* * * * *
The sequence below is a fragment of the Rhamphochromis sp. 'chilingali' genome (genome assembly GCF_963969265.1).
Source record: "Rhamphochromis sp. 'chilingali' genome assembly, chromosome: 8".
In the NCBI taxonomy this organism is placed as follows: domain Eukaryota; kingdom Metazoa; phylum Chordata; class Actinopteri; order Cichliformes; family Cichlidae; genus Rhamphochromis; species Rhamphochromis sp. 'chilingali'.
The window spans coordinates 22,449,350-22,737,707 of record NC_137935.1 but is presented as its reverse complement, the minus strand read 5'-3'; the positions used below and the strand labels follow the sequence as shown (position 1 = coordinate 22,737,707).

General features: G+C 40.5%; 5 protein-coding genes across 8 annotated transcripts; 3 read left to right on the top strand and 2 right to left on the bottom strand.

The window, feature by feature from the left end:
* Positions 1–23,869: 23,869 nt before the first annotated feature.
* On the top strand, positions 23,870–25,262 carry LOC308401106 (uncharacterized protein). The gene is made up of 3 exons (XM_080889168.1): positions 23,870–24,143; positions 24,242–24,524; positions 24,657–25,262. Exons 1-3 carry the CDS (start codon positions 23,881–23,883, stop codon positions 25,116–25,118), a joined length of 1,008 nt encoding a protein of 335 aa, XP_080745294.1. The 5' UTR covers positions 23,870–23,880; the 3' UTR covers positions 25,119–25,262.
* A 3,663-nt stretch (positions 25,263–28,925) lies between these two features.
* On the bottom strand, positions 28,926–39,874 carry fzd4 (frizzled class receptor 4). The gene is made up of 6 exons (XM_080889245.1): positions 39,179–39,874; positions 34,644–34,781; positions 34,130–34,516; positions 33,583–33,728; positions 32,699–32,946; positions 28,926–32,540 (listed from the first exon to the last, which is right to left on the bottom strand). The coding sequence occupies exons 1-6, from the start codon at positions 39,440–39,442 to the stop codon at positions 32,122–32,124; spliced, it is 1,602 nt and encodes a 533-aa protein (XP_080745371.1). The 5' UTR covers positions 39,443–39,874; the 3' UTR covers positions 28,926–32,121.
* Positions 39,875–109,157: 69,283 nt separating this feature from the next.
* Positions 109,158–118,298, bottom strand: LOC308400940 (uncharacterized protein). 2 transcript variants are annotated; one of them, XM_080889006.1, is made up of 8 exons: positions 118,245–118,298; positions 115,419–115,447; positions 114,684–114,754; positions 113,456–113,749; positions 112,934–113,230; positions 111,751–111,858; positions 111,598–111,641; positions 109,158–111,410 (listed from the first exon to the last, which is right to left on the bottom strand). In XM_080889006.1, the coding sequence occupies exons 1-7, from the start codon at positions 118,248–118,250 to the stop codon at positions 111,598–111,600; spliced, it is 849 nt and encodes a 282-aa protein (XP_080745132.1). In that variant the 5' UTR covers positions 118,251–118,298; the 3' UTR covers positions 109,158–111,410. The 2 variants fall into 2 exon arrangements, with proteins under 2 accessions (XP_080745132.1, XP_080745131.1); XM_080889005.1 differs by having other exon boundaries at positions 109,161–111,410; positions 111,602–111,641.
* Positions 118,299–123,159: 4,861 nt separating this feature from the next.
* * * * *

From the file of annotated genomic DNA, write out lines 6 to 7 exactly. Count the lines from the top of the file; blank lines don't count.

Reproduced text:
The window, feature by feature from the left end:
* Positions 1–23,869: 23,869 nt before the first annotated feature.